“My head would not shut up, it was like this running loop, like, ‘She’s gonna die, she’s gonna die.’ And I thought, well, if I do it, then at least the anxiety will go away,” she said. “I would never, ever, ever do anything to actually hurt her — and I knew that in the moment — so the fact that I was still having these thoughts was so scary. It was like, what is wrong with me?” (Birndorf pointed out that women who have postpartum psychosis, which is rare, differ from women with PPA or even PPD in that they are unable to recognize in the moment that those intrusive, threatening thoughts are wrong.)
Why Does PPA Fly Under The Radar?
One reason why postpartum anxiety continues to be overlooked is that it doesn’t exist as a standalone diagnosis. Instead, women may meet criteria for generalized anxiety disorder, for something called “adjustment disorder with anxiety” (in which symptoms develop within several months of a specific stressor) ― or even for obsessive compulsive disorder (OCD). Before the release of latest version of the The Diagnostic and Statistical Manual of Mental Disorders (DSM) ― the “bible” of mental health diagnoses ― some perinatal mental health advocates lobbied to have PPA recognized as its own separate category. At the very least, they hoped for a postpartum onset modifier for generalized anxiety, like there is for depression. It would have sent a message that anxiety that begins during pregnancy (or within the first six months after a woman gives birth) is somehow distinct.
As it stands, however, the DSM does not recognize much of a difference between anxiety in the postpartum period and generalized anxiety.
PPA also sometimes gets wrapped up in postpartum depression because moms who get one often get both.
“Anxiety symptoms are the same postpartum as they are at other times ... feeling keyed up all the time, anxious, nervous, an inability to relax, etc.,” Howard told HuffPost. Postpartum Support International also lists symptoms like changes in sleep, appetite and physical manifestations such as dizziness and hot flashes, and notes that women with a history of anxiety are at higher risk of developing the disorder in pregnancy and postpartum.
PPA also sometimes gets wrapped up in postpartum depression because moms who get one often get both — and because anxiety can be a symptom of depression, Birndorf explained. Because the lines aren’t necessarily clear, clinicians vary in terms of what they will write down as an “official” diagnosis, she explained. Some might write generalized anxiety disorder. Some might simply put it down as PPD. Birndorf said she often writes “PPD/A” when she sees a patient who seems to have both.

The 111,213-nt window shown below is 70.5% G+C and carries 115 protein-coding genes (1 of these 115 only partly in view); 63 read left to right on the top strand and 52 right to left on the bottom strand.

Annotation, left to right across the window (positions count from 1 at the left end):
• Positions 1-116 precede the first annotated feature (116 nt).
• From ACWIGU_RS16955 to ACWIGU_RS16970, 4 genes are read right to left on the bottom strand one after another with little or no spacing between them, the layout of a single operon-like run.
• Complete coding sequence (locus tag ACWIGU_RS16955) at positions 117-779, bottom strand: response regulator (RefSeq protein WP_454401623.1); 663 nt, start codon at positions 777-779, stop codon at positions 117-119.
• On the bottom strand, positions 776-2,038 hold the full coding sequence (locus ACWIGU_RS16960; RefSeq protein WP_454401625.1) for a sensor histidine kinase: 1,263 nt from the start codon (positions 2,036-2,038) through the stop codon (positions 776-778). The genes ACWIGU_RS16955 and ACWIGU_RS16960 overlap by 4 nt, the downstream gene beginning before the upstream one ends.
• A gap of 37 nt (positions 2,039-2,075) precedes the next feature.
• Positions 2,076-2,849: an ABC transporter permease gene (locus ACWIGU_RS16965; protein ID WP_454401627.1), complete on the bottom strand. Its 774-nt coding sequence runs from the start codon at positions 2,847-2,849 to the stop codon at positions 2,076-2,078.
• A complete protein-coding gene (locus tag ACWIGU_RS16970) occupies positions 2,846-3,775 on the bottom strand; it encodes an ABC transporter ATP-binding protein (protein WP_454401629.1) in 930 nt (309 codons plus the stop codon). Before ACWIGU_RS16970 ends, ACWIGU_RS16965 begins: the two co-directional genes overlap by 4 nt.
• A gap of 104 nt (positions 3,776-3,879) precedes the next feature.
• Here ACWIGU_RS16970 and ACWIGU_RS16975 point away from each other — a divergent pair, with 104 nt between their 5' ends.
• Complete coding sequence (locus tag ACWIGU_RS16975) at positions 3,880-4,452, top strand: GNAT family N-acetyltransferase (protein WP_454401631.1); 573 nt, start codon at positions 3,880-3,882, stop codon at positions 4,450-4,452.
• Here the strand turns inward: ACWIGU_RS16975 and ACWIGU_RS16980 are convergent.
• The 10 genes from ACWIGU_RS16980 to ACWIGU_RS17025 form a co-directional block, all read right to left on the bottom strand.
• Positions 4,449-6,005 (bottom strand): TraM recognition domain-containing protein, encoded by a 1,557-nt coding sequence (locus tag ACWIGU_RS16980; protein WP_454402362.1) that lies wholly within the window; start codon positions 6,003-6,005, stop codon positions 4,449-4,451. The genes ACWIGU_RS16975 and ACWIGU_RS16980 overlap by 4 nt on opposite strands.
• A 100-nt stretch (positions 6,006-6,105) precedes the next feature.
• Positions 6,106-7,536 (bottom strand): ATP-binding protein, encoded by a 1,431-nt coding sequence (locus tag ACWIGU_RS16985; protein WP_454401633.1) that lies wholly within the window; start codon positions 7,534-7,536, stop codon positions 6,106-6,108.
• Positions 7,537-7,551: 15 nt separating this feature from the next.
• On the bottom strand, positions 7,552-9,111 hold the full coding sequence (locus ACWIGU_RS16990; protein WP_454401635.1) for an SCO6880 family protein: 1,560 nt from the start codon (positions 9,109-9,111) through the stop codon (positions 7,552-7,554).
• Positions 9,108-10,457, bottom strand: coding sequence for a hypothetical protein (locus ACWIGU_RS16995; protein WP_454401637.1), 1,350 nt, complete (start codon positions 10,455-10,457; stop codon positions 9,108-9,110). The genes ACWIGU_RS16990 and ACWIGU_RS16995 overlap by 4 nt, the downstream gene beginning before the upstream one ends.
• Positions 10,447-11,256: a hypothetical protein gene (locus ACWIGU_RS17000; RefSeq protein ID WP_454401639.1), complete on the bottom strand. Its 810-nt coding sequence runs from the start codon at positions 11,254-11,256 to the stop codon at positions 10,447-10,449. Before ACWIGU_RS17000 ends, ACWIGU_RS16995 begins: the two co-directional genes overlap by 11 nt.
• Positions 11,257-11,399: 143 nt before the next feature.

Breaking The Cycle
When discussing her anxiety with HuffPost, Kate made it a point to emphasize that she loves her children ferociously, and that her anxiety did nothing to change that. So did both Elissa and the anonymous mother, each anticipating, perhaps, the judgment that struggling with postpartum anxiety (or any kind of perinatal mood disorder) makes them bad moms. It’s that fear of outsiders judging their parenting abilities and commitment — or worse, threatening to take their kids — that leaves many women to feel they must suffer in silence. That, of course, is where awareness comes in. The more women know, the less likely they are to feel they are the only ones being crushed by the weight of new motherhood. Because all of the experts interviewed for this story emphasized that postpartum anxiety is eminently treatable — if women get help.
We always try and assure people that this is treatable. You don't have to tolerate it."
“We need more education for partners and parents and friends, because it’s very difficult for women to recognize that this is going on inside of them, and they do need to rely on their base of support to be educated enough to say, ‘Hey, you’re exhibiting X, Y and Z. This is not your normal,’” said Paige Bellenbaum, LMSW, program director of The Motherhood Center.
“We always try and assure people that this is treatable,” she said. “You don’t have to tolerate it.”
For the anonymous mother with severe intrusive thoughts, the combination of a prescription for anti-anxiety medication, therapy and connecting with a moms’ group helped to get her postpartum anxiety and obsessive compulsive disorder under control. Likewise, Kate began taking Celexa a month after her son was born, which took the edge off to the point where she was able to function. She went off the medication when she got pregnant again 13 months later and struggled with anxiety again after the birth of her youngest. It was less acute, but also more intense in a way. Now she had two children to worry about.
“Even though my brain was so scrambled or something, I did always love them,” Kate said. “It almost made it worse, because I loved them so much.”
*For privacy reasons, only first names have been used.